With individual heroes, there’s always a fascination with a character that is downtrodden and different but ends up a hero. Orphans are especially popular from Jane Eyre to Jonathan Lethem’s award-winning novel, Motherless Brooklyn, where the orphaned hero, Lionel Essrog, an outcast with turrets syndrome who barks and counts his way through life, ends up part of a detective team that doesn’t do everything, shall we say, kosher. When the head of the detective team is killed, the others vie for the position and somehow, the least likely Lionel Essrog rises to the top by solving the case. A recent (10/31/11) New Yorker short story, The Tenth of December, by George Sanders, the hero, a boy who not only isn’t orphaned, but has a devoted mother, is autistic. Sanders never comes out and tells us this, but it’s obvious from the boy’s thoughts about the Netherworlders and the description of him. “The pale boy with the unfortunate Prince Valiant bangs and cublike mannerisms…” Imagine how interested an agent would be to hear the pitch “an autistic boy manages to save a man who is dying of cancer from a suicide attempt?”

The same formula (forgive me for talking formula with great writers) can be used for animals, too. In the novel, Timbuktu, Paul Auster created two outcasts, Willy G. Christmas, a mentally ill homeless man and his sidekick, an old dog named Mr. Bones who is the actual teller of the story. When they start off to Baltimore in search of Willy’s high school English teacher and a new home for Mr. Bones, Auster wove an extraordinary tale. Imagine Auster’s agent pitching this book to his publisher?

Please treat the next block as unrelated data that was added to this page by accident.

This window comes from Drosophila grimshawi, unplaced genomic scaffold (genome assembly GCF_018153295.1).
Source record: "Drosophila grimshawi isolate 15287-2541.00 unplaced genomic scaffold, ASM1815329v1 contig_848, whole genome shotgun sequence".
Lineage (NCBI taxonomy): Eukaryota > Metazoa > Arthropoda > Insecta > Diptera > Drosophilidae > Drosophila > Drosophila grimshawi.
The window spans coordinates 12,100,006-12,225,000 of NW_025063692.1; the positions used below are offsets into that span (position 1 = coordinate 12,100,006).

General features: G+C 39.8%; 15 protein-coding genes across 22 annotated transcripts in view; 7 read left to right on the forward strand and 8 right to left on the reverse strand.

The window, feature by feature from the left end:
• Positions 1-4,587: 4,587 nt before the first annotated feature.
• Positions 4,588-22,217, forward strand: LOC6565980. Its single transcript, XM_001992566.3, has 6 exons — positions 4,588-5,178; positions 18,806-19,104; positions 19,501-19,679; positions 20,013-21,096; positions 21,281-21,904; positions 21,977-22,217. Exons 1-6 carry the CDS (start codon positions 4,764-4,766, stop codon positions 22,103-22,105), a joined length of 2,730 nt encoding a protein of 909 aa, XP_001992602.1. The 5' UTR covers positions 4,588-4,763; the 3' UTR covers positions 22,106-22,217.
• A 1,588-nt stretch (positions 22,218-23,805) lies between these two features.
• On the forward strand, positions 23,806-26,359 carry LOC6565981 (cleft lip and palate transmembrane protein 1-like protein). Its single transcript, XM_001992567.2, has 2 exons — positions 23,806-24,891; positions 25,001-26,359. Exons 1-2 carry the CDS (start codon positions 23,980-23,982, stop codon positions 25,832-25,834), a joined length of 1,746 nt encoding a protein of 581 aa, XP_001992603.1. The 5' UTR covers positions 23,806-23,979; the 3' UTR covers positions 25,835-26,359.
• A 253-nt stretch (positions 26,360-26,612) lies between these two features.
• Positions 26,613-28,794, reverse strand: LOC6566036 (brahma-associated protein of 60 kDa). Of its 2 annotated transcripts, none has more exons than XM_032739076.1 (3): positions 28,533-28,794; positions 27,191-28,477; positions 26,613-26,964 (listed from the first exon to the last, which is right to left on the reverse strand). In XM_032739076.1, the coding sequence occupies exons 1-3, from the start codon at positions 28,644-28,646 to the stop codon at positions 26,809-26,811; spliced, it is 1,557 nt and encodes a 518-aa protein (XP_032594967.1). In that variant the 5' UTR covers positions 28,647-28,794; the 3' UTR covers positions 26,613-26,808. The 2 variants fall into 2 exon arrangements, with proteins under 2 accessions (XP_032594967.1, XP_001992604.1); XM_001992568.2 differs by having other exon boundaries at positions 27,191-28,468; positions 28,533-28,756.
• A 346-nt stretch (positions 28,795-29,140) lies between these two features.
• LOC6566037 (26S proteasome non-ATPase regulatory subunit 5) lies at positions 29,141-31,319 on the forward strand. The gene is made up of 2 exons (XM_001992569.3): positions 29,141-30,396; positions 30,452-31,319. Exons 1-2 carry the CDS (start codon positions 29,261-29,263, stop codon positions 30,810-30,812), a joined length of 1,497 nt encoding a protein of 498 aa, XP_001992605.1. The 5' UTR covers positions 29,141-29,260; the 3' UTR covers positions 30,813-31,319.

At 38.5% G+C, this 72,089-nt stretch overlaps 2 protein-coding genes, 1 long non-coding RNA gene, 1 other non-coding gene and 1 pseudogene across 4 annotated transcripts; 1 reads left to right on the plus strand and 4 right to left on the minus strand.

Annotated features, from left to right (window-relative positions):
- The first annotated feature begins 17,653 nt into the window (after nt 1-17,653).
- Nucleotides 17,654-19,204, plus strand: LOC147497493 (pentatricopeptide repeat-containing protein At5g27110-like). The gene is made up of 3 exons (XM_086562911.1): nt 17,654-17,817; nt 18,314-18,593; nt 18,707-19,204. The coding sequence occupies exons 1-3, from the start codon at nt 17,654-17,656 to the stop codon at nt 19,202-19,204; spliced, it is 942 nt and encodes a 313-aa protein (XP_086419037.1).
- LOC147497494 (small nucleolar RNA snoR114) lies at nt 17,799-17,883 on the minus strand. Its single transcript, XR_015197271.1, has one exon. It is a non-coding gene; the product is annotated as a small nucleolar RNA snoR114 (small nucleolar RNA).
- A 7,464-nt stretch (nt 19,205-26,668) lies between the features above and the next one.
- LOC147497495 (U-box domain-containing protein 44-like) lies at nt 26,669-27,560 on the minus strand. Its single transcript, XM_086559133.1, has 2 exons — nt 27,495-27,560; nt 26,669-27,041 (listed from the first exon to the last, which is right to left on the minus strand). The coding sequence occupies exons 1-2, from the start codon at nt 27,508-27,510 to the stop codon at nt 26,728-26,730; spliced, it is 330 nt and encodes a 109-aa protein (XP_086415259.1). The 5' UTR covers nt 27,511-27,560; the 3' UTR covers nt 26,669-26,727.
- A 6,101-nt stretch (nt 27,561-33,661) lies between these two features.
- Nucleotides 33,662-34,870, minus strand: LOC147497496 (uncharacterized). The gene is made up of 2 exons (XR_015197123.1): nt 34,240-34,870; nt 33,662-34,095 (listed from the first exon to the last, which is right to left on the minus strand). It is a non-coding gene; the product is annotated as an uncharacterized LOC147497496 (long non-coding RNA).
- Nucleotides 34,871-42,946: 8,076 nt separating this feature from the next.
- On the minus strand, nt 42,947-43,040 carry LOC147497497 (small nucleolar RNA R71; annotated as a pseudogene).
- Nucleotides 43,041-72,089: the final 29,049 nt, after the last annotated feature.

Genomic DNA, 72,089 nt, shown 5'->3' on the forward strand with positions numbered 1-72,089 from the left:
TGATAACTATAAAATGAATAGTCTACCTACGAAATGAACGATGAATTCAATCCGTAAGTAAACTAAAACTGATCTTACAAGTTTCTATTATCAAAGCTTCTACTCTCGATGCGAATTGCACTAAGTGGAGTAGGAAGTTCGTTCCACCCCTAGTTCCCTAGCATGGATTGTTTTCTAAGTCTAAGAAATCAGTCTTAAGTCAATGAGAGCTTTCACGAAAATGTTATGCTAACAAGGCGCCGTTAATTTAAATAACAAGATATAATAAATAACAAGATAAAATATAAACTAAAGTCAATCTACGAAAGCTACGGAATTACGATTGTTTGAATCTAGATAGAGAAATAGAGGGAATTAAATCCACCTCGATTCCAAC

"Look at the jacket of books—where are the jackets in the days of Kindle and IPads?—to see how the publisher pitches the book…"

Look at the jacket of books—where are the jackets in the days of Kindle and IPads?—to see how the publisher pitches the book to the reader. See if you can create a book flap for your book. It will not only help you write it. It will also ready you for meeting a literary Mr. (or Ms.) Big.

Rochelle Jewel Shapiro





Rochelle Shapiro is a regular columnist for Authorlink. Watch for her insights every month on Authorlink.

Rochelle Jewel Shapiro is author of Miriam the Medium (Simon & Schuster) and has published essays in NYT (Lives), Newsweek (My Turn), et. al. Her essay, ESS, ESS, is just out in FEED ME: WRITERS DISH ABOUT FOOD, EATING, WEIGHT, AND BODY IMAGE, ed. by Harriet Brown (Random House, 2009). She has been nominated for a Pushcart Prize in poetry. She teaches Writing the Personal Essay at UCLA extension. Visit her at: www.rochellejewelshapiro.com or http://rochellejewelshapiro.blogspot.com/